I’ve described my panic attacks, anxiety and subsequent depression in many different ways over the 20 years I’ve battled my inner demons. Sometimes it is as an adversary, sometimes as a curse or monster, sometimes as my burden, my craziness, even my mental defect. My monster resorts to name calling, low self-esteem, secrets and shame. It’s always amazing to me every time my heart throbs wildly and my mind races with obsessive thoughts that a mental defect or burden can be so gut-wrenchingly physical in manifestation. The mind is powerful.
“I’ve lost myself behind the panic. I cannot see my reflection any longer. And as it takes over my brain, I know I am helpless to argue. I thought I was stronger than the monster. But it lives within me; it is a parasite and I am the host. I feed it unknowingly and in return it consumes my brain. I am doomed…to an unending game of cat and mouse, but who will be the victor has yet to be determined. Will it kill me, or will I kill myself first? Either way, the outcome is the same.”
I first suffered from a panic attack at the age of 10. It was a terrifying, trapped, embattled event that left me utterly changed from that day forward. I will never forget how it happened and I sometimes believe it will never fully leave me. My life throughout my teen years was highly restricted as I tried to hide my problem and maintain some sort of normalcy. Finally, I suffered a breakdown at 18 during my first year of college. Stress, poor choices, drinking, sex, relationships, a part time job and school all led to my inability to leave my house for any other reason than my part time job. And while there, every moment was a fight to maintain my sanity and calm. It was hours on the edge of absolute disaster. Eventually I wanted to end my own life because I couldn’t stand to live inside my body and mind any longer. Luckily, that wasn’t a choice I actually decided to make physical.
“My heartbeat is everywhere at once, slamming through my veins, hot and jittery. I blink, trying to bring reality back into focus, trying to banish the other-worldly feeling that is darkening my vision. My self-defeating mantra zips through my mind on overdrive. I. Am. Crazy. I wrap one arm around my middle to steady myself and stop the churning razorblades in my gut. My hands shake and I’m unable to breathe, wrapped in smothering hot cotton, despair rolling up my body in waves until hot tears prick my eyes. Thoughts thunder: You are crazy. You are trapped. You will be sick all over the floor. You will embarrass yourself. You will scream, cry, throw a tantrum, pass out, pee your pants, vomit or shit. You will reveal the fact that you are totally insane and you’ll never be able to show your face again.”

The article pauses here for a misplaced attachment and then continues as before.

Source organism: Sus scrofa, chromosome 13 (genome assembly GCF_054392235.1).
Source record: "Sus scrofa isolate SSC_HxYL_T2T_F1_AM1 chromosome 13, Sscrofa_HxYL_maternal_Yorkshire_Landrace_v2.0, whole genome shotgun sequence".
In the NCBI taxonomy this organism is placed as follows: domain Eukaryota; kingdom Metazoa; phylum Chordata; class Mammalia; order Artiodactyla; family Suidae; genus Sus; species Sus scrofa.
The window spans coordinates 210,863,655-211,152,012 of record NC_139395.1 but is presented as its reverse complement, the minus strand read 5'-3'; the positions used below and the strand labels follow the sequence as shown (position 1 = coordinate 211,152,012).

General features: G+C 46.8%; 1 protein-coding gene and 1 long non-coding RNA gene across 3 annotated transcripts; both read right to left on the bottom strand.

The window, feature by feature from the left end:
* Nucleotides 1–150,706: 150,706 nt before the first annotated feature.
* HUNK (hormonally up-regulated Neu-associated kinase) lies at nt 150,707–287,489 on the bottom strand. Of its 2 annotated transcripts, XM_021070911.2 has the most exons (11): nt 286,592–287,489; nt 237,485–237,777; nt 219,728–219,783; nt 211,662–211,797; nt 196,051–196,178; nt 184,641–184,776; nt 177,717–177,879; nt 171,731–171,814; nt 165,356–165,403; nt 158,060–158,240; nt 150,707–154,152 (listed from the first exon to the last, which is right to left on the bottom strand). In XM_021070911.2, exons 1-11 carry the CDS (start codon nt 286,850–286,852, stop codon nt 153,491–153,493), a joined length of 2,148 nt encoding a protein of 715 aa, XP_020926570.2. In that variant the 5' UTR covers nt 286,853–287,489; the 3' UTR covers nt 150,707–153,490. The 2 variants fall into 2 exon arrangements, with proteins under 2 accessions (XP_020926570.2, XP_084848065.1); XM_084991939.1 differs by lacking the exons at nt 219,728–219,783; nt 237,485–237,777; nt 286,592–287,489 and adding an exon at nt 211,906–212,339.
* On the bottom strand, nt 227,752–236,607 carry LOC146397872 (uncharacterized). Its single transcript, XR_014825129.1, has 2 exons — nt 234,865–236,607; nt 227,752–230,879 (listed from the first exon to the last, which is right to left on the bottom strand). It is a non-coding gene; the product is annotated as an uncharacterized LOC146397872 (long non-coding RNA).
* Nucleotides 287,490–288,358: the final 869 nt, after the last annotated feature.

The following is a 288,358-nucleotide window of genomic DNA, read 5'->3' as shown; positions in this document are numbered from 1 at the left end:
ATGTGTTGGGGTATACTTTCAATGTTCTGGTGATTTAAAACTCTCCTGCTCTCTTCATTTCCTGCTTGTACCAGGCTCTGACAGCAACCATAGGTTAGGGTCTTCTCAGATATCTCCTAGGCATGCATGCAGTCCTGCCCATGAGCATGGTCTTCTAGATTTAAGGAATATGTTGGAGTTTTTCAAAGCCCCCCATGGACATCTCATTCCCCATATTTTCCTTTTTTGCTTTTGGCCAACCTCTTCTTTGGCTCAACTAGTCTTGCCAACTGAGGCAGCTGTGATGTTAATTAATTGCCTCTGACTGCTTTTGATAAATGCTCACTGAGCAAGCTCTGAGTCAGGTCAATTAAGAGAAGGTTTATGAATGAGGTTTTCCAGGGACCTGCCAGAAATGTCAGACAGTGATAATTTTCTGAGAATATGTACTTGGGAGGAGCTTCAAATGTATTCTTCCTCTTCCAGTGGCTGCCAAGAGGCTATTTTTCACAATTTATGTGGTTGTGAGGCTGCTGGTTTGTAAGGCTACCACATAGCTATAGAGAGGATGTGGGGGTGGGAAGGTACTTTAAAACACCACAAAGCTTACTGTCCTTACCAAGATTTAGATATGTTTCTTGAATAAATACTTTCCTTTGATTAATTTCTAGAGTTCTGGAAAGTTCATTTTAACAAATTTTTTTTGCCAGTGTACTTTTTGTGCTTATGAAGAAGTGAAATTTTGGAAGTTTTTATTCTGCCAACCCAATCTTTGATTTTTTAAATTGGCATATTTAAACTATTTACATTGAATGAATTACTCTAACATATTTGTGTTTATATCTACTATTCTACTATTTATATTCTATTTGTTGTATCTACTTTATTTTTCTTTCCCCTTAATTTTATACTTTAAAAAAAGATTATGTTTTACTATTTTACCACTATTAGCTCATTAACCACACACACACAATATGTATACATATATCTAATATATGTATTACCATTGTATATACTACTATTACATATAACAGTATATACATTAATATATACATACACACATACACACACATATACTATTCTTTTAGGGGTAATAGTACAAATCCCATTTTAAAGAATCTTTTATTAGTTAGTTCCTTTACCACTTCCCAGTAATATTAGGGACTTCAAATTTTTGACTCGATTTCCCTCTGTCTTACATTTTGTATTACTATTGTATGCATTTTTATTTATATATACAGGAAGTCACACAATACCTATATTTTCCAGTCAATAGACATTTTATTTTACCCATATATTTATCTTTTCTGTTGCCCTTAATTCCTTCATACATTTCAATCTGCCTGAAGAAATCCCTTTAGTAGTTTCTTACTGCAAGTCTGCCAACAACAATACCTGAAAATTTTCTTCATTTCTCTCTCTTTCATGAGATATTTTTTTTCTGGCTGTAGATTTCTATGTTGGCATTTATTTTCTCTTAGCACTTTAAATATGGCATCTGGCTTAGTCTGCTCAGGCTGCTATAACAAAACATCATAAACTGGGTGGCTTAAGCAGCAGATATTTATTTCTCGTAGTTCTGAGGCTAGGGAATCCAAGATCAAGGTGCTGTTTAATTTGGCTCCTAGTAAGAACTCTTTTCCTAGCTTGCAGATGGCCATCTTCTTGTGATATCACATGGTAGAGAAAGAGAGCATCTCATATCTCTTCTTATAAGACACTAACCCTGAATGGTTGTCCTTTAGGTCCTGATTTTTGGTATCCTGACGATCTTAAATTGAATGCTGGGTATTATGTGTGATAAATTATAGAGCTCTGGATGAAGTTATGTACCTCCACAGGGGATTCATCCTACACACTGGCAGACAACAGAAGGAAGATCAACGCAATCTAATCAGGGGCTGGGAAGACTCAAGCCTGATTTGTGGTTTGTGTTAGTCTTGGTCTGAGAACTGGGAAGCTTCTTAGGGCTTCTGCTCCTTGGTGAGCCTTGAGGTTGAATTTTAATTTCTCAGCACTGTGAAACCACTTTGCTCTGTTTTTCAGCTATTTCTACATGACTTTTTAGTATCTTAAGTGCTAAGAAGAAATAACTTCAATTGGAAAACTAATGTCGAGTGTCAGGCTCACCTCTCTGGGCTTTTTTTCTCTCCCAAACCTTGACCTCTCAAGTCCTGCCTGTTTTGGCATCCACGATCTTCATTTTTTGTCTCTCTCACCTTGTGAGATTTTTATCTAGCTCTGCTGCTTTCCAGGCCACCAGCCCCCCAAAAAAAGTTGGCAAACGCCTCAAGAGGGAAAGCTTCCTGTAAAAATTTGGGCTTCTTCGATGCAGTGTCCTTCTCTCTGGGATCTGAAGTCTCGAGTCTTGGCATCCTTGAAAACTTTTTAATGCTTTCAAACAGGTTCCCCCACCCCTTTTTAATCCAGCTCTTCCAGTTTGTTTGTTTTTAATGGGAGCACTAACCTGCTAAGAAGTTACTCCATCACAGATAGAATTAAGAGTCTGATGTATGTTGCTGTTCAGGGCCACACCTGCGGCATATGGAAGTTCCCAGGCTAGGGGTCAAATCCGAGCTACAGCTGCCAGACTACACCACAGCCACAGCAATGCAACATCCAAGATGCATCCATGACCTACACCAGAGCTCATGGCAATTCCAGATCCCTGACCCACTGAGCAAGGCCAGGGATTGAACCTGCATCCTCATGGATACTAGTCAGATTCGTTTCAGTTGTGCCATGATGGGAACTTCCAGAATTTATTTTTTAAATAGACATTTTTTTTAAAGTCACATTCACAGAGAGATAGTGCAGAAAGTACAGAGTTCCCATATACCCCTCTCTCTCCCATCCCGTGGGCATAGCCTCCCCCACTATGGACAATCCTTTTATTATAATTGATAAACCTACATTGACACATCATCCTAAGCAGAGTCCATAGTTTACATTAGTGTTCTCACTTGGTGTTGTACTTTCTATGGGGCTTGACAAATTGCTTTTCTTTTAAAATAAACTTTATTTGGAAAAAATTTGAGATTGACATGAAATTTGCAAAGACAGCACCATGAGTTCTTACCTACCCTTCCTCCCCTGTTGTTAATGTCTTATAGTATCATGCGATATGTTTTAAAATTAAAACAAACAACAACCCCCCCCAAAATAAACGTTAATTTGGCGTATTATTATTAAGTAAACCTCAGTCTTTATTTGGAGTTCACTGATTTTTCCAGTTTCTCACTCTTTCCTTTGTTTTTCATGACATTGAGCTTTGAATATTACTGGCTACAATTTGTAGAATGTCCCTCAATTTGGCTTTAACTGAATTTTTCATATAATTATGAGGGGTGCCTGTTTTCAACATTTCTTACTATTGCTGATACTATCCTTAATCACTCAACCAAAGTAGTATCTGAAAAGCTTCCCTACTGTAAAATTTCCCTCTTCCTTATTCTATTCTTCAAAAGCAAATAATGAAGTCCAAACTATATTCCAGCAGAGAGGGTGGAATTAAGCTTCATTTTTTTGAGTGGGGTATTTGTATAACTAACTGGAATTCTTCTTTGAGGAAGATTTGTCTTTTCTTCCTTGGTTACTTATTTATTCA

I’ve been through ups and downs in my 20’s. Days where panic hovers over me, days where I can manage to forget, days where every move I make has to be analyzed through the lens of my anxiety, days where I was very near breakdown. Will I panic, again? Will it ever end?
I’ve been on meds, I’ve been off meds, I’ve tried exercise, meditation and therapy. I’ve been happy on meds, I’ve been miserable on meds. When I turned 30, after 20 years of coping methods, days of quivering fear, lost social experiences, lost relationships, missed career opportunities and more, I decided that if I could do one positive thing with my anxiety, it would be worth the years of suffering. That’s the year I went off meds and started writing a novel about my experience of breakdown at 18.